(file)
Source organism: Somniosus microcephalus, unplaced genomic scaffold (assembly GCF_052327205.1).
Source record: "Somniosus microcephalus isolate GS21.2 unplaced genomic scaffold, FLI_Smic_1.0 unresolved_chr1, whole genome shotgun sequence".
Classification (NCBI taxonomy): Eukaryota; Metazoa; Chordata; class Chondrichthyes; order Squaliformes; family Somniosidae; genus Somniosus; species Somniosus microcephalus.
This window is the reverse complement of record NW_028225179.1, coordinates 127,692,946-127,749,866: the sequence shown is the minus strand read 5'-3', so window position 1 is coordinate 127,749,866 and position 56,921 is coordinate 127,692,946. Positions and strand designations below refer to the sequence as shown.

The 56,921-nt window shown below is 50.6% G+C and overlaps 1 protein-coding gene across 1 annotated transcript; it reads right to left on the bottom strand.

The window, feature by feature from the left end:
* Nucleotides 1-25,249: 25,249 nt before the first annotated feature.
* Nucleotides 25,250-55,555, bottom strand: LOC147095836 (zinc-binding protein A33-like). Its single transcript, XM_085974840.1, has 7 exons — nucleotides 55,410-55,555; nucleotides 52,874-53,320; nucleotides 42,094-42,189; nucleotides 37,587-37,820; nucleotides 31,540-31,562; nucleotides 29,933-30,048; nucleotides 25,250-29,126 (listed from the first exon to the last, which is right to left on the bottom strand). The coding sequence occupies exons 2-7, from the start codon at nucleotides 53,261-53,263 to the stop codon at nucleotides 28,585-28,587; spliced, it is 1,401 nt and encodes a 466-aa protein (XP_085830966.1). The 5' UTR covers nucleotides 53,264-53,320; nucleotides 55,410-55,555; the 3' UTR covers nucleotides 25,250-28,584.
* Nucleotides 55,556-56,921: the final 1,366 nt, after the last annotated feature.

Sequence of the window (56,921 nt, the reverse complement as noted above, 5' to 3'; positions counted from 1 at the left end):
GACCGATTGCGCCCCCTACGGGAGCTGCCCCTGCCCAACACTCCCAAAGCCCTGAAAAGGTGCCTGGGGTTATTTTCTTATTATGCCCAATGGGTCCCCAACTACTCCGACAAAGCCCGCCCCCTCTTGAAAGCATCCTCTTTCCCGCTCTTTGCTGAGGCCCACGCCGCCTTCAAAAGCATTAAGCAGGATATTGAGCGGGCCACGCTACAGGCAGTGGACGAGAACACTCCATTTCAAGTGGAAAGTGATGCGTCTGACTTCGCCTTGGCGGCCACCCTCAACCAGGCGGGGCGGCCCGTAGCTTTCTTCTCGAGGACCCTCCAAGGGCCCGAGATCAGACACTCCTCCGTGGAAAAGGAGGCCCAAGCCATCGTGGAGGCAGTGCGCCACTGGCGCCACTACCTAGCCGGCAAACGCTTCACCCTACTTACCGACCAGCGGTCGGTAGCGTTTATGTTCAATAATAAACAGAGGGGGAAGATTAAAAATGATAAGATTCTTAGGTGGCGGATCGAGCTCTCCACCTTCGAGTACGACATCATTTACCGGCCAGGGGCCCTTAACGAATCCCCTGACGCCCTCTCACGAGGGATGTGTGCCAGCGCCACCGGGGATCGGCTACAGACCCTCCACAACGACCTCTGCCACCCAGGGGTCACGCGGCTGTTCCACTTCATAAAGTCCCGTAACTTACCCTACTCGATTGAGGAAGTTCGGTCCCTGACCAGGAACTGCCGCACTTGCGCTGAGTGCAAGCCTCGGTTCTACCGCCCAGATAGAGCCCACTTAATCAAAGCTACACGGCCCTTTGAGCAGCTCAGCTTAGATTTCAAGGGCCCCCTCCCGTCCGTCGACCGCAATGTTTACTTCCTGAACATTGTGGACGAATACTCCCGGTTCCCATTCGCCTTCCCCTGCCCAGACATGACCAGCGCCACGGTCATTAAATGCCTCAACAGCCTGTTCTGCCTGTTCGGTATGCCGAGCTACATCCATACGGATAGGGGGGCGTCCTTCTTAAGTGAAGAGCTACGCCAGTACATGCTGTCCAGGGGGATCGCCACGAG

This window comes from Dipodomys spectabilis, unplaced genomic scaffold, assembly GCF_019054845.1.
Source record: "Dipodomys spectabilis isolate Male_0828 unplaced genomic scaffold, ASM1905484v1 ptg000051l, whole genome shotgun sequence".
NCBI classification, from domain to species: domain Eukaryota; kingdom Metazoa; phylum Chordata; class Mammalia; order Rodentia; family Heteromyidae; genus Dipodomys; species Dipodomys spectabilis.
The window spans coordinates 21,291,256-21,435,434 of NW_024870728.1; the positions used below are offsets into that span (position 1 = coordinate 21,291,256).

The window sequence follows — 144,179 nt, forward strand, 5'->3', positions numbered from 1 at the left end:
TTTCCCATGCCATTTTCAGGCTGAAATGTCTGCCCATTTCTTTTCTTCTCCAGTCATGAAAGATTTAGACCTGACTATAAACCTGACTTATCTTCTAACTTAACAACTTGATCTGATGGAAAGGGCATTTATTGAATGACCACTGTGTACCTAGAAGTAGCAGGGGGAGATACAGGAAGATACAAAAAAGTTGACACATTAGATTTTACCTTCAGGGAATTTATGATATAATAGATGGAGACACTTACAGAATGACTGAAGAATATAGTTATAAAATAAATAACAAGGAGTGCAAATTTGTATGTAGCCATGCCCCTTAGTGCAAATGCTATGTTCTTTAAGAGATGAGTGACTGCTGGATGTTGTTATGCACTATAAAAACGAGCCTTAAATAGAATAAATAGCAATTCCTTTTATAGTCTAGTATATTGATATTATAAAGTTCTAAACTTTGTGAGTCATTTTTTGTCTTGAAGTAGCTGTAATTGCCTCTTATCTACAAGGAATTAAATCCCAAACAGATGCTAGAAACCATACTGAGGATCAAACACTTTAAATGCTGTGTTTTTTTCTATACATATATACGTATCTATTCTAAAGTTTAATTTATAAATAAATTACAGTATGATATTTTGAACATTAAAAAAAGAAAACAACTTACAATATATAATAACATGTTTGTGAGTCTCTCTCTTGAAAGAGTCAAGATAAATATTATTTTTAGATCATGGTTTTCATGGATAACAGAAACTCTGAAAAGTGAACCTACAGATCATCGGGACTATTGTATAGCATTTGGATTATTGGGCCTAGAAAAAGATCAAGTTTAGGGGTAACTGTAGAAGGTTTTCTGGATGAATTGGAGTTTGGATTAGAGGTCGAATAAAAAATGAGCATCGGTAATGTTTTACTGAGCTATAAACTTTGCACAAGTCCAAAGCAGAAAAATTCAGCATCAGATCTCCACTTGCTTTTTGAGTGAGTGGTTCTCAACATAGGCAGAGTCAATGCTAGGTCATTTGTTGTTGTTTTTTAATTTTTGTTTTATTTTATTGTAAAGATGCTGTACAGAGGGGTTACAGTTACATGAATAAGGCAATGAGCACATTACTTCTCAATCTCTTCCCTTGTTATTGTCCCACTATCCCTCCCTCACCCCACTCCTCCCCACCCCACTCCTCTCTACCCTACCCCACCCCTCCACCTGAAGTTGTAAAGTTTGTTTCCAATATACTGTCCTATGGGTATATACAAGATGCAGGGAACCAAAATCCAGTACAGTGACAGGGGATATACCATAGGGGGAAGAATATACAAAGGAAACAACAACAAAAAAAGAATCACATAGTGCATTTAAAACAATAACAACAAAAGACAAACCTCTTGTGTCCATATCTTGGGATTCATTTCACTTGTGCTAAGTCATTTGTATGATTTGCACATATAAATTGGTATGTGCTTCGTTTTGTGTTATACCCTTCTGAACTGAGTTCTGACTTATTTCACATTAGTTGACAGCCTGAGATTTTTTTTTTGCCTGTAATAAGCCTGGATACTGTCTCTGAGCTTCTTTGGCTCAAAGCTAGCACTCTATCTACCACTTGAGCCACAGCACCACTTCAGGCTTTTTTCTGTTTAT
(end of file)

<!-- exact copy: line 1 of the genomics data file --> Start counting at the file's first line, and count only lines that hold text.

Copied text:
Source organism: Somniosus microcephalus, unplaced genomic scaffold (assembly GCF_052327205.1).